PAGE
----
A planetarium imitates a starry sky with physical and technical limitations using a dome, projector, and light source. It is widely used for entertainment, and astronomy and physics educations. In our previous study, we investigated the evaluation for faithful reproduction of a star
field in a planetarium by performing psychometric experiments with 20 observers for plural projection patterns with different reproduction factors (color, luminance, and size of projected stars). In this study, we investigate the relationship between faithfulness and preference of a star field
in a planetarium through a psychometric experiment with 47 observers. The experimental procedure followed the previous study. The rating of faithfulness improved for the projection pattern with a smaller star size. For the preference evaluation, the projection pattern with low luminance significantly
lowered the preference rating. The results of the experiment indicate that the preferable star reproduction was different between male and female observers, whereas the faithful star reproduction was not significantly different in the evaluations between male and female observers. The male
observers sought a faithful star reproduction as the preferred reproduction. In contrast, the female observers did not feel the faithful star reproduction preferable, and evaluated the more brilliant star reproduction as the preferred reproduction. These results were not dependent on the experience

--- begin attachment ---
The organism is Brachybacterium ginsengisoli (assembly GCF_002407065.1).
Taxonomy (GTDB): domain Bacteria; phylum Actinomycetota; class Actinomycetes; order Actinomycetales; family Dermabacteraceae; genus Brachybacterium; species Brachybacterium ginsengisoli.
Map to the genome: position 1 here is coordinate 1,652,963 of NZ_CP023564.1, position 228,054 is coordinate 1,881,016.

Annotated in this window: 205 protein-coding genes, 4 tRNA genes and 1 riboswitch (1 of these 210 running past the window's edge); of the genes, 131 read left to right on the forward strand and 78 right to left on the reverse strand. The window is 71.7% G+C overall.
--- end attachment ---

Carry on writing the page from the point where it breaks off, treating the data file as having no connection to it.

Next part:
in astronomical observations.
No References for this article.
No Supplementary Data.
No Article Media
Document Type: Research Article
Publication date: January 13, 2019
More about this publication?
For more than 30 years, the Electronic Imaging Symposium has been serving those in the broad community - from academia and industry - who work on imaging science and digital technologies. The breadth of the Symposium covers the entire imaging science ecosystem, from capture (sensors, camera) through image processing (image quality, color and appearance) to how we and our surrogate machines see and interpret images. Applications covered include augmented reality, autonomous vehicles, machine vision, data analysis, digital and mobile photography, security, virtual reality, and human vision. IS&T began sole sponsorship of the meeting in 2016. All papers presented at EIs 20+ conferences are open access.
Please note: For purposes of its Digital Library content, IS&T defines Open Access as papers that will be downloadable in their entirety for free in perpetuity. Copyright restrictions on papers vary; see individual paper for details.